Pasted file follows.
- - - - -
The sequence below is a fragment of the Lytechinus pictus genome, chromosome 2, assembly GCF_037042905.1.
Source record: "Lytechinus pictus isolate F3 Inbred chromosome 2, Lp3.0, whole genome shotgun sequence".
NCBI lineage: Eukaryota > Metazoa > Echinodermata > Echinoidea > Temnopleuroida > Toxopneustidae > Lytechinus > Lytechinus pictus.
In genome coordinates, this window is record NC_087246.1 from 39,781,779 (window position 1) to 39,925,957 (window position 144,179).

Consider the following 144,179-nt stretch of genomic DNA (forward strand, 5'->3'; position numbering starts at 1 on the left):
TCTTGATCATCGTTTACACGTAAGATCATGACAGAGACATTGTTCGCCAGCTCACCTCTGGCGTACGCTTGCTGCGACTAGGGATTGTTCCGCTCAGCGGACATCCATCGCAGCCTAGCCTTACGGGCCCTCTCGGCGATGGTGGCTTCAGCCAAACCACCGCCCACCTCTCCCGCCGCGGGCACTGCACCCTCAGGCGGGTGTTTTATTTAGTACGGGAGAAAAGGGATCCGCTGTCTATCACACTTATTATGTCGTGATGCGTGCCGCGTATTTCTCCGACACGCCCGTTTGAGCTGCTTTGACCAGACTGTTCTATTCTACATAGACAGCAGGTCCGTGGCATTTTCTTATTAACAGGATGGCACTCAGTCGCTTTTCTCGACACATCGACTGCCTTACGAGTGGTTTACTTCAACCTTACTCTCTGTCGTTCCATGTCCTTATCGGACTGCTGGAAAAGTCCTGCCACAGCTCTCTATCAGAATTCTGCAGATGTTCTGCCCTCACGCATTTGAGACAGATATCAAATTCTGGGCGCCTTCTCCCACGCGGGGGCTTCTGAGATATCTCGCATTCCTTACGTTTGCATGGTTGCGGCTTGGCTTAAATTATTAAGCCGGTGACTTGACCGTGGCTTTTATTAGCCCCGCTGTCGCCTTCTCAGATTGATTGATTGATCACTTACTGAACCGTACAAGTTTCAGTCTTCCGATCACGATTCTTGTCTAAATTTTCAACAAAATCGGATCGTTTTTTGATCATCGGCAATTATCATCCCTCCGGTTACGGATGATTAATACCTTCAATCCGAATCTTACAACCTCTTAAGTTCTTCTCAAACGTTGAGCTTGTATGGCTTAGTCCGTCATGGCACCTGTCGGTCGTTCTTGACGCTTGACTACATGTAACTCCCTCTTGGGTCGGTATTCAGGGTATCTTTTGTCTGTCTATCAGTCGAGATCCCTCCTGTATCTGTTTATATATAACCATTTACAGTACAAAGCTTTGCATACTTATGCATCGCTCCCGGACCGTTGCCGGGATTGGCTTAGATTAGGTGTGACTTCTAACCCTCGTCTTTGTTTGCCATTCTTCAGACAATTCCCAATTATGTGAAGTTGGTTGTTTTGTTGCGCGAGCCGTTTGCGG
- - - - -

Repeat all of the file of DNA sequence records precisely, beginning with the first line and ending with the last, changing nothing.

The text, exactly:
The sequence below is a fragment of the Lytechinus pictus genome, chromosome 2, assembly GCF_037042905.1.
Source record: "Lytechinus pictus isolate F3 Inbred chromosome 2, Lp3.0, whole genome shotgun sequence".
NCBI lineage: Eukaryota > Metazoa > Echinodermata > Echinoidea > Temnopleuroida > Toxopneustidae > Lytechinus > Lytechinus pictus.
In genome coordinates, this window is record NC_087246.1 from 39,781,779 (window position 1) to 39,925,957 (window position 144,179).

Consider the following 144,179-nt stretch of genomic DNA (forward strand, 5'->3'; position numbering starts at 1 on the left):
TCTTGATCATCGTTTACACGTAAGATCATGACAGAGACATTGTTCGCCAGCTCACCTCTGGCGTACGCTTGCTGCGACTAGGGATTGTTCCGCTCAGCGGACATCCATCGCAGCCTAGCCTTACGGGCCCTCTCGGCGATGGTGGCTTCAGCCAAACCACCGCCCACCTCTCCCGCCGCGGGCACTGCACCCTCAGGCGGGTGTTTTATTTAGTACGGGAGAAAAGGGATCCGCTGTCTATCACACTTATTATGTCGTGATGCGTGCCGCGTATTTCTCCGACACGCCCGTTTGAGCTGCTTTGACCAGACTGTTCTATTCTACATAGACAGCAGGTCCGTGGCATTTTCTTATTAACAGGATGGCACTCAGTCGCTTTTCTCGACACATCGACTGCCTTACGAGTGGTTTACTTCAACCTTACTCTCTGTCGTTCCATGTCCTTATCGGACTGCTGGAAAAGTCCTGCCACAGCTCTCTATCAGAATTCTGCAGATGTTCTGCCCTCACGCATTTGAGACAGATATCAAATTCTGGGCGCCTTCTCCCACGCGGGGGCTTCTGAGATATCTCGCATTCCTTACGTTTGCATGGTTGCGGCTTGGCTTAAATTATTAAGCCGGTGACTTGACCGTGGCTTTTATTAGCCCCGCTGTCGCCTTCTCAGATTGATTGATTGATCACTTACTGAACCGTACAAGTTTCAGTCTTCCGATCACGATTCTTGTCTAAATTTTCAACAAAATCGGATCGTTTTTTGATCATCGGCAATTATCATCCCTCCGGTTACGGATGATTAATACCTTCAATCCGAATCTTACAACCTCTTAAGTTCTTCTCAAACGTTGAGCTTGTATGGCTTAGTCCGTCATGGCACCTGTCGGTCGTTCTTGACGCTTGACTACATGTAACTCCCTCTTGGGTCGGTATTCAGGGTATCTTTTGTCTGTCTATCAGTCGAGATCCCTCCTGTATCTGTTTATATATAACCATTTACAGTACAAAGCTTTGCATACTTATGCATCGCTCCCGGACCGTTGCCGGGATTGGCTTAGATTAGGTGTGACTTCTAACCCTCGTCTTTGTTTGCCATTCTTCAGACAATTCCCAATTATGTGAAGTTGGTTGTTTTGTTGCGCGAGCCGTTTGCGG